Monday, January 07, 2008

Ask the Mystery Coach

Hello Mystery Coach,

I recently began base training for Boston. Below is the first two weeks from
my training log, which is typical of what I plan on doing for the next two
months. I'd like to know what you think of my training thus far, and if you
have any suggestions on how to train more effectively.

mon: 7 easy
tue: 10 w/ 8 hard 600m hill repeats
wed: 7.5 treadmill w/5@MP(9.5mph)
thu: 9.5 easy (7:50s)
fri: 14 steady, hills, windy, tough (7:20s)
sat: 6 easy
sun: 16 easy, blizzard, no traction (7:55s)

total: 70

mon: 6 easy, snowy, no traction
tue: 10 w/ 8 hard 600m hill repeats
wed: am - 8 treadmill w/5.75@MP(9.5mph), pm - 4 easy
thu: 10 easy (7:50s)
fri: 14 steady, dead legs, felt crappy (7:10s)
sat: 8 very easy (8:20s)
sun: 20 easy, very windy, good run (7:50s)

total: 80



Kurt, I'm going to have to answer your question with a group of questions that will help you decide how to train more effectively.

How are you checking the progress of your base level training?

You should have some method of checking on how efficient your base training is going. I prefer a 3-4 mile steady run once every two or three weeks ( pace about 80 second slower per mile than 5K pace or 20 seconds per mile slower than marathon pace) You should measure your heart rate during the run and keep it consistent during your build. If you are progressing efficiently the pace will get faster at that HR and the speed of recovery will get quicker (the time for your HR to fall to 130, 120, 110 BPM). If both of these measures fail to progress evaluate if you are doing too much hard training (the treadmill running at marathon pace or the hill repeats would be the first workouts to modify).

How much "mental" effort are you putting into your base training?

Most of your efforts during the base building phase should low efforts. Read the next passage by Percy Cerutty which explains why "willing" too hard at this stage is counter productive:

THE USE OF THE WILL. I have long said, THE USE OF THE WILL. I have long said, that the real use of the will is a “starter”. That is, to get us out of bed to train, rather than to conduct our training as if it was necessary to kill ourselves by continuous ill—advised effort.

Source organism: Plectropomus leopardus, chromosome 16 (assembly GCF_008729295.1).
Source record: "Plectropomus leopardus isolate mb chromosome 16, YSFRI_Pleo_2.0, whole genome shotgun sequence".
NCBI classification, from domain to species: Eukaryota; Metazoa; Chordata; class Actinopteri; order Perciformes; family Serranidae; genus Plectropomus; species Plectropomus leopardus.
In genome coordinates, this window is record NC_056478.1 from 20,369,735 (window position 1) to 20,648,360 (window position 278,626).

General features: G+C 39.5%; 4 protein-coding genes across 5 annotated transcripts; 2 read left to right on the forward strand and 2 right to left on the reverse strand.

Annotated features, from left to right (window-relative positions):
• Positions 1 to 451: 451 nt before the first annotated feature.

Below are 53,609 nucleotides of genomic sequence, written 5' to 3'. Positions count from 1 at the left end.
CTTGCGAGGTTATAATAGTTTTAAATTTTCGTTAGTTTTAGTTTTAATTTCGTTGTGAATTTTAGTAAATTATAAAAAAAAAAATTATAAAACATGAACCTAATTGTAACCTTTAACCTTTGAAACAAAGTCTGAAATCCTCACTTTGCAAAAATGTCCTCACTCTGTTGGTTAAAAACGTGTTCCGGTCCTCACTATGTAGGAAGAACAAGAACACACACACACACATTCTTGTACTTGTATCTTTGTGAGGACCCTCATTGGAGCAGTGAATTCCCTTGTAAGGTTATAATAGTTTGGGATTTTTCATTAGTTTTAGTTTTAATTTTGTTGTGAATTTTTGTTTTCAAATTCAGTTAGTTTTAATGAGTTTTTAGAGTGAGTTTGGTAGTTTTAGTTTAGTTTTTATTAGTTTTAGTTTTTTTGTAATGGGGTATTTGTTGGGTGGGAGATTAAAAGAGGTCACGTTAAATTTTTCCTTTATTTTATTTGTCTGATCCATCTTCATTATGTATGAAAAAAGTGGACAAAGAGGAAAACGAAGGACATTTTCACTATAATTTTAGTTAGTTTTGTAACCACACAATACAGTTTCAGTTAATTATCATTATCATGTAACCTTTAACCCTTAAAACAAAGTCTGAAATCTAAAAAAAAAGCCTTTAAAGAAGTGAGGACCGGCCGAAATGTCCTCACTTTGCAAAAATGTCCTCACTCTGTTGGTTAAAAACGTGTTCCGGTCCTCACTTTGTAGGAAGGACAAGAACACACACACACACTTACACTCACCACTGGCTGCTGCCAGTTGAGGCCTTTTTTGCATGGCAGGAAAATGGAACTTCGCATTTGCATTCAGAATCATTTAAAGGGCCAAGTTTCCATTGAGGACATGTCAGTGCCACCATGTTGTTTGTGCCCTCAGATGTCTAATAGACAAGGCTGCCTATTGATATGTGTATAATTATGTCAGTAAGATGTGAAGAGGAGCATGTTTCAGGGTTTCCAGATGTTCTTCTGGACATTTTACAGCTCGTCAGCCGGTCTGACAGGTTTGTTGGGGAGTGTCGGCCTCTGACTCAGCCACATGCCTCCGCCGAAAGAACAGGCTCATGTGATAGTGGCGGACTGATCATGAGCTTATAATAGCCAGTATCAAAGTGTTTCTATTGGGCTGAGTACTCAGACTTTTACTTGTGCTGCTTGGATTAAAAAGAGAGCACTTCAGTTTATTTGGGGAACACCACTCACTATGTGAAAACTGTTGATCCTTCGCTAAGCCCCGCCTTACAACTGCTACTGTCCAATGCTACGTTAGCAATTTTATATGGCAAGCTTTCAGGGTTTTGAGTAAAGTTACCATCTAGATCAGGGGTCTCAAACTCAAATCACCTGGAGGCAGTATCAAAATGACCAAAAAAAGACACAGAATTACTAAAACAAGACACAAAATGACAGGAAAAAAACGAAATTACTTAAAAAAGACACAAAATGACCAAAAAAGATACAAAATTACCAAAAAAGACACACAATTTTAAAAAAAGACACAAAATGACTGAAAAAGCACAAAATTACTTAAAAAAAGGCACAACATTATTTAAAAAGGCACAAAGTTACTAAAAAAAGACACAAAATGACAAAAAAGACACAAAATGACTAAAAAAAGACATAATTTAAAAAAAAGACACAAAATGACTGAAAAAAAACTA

Whilst I, and none better, recognize the need of serious and hard effort both in training and racing, I also realize that an over use of the will to ever-lastingly drive us along, day after day, year after year, can in time, end in nothing but staleness.

True, we must be conditioned to do certain efforts, almost routine, but the over—use of the will in exhausting and punishing “do or die” efforts is to be depreciated,

Very often, those blessed with a powerful will, a will that has been the means of lifting their efforts from the mediocre to class performance, these are the very people who find difficulty in using their will in the reverse direction, These athletes find the greatest difficulty in forcing themselves to take a rest, a holiday. to “give it away” for a week, a month, or a year.

The worse their performances become, the more they aggravate the trouble by “willing”, and by redoubled efforts strive to succeed despite Nature’s warnings and symptoms.

Your hard training (specific and speed type) should only start eight to ten weeks out from your race (with the heaviest mileage and speed workouts from eight until four weeks out. Save your mental effort for that time period.

What specific workout will indicate you are reaching peak racing shape?

This workout whether it is a race type effort ( 3- 6 miles ) or a repetition workout like the 1000 meter repeat workout that you have seen Mike use should be close to what you have achieved before when you have had your best races. By gradually getting to that level sometime in the last 30 to 10 days before the race you will know that you have put all the parts together properly for a good race.

Answer the above three questions and you'll be ready for a good race on April 21st.

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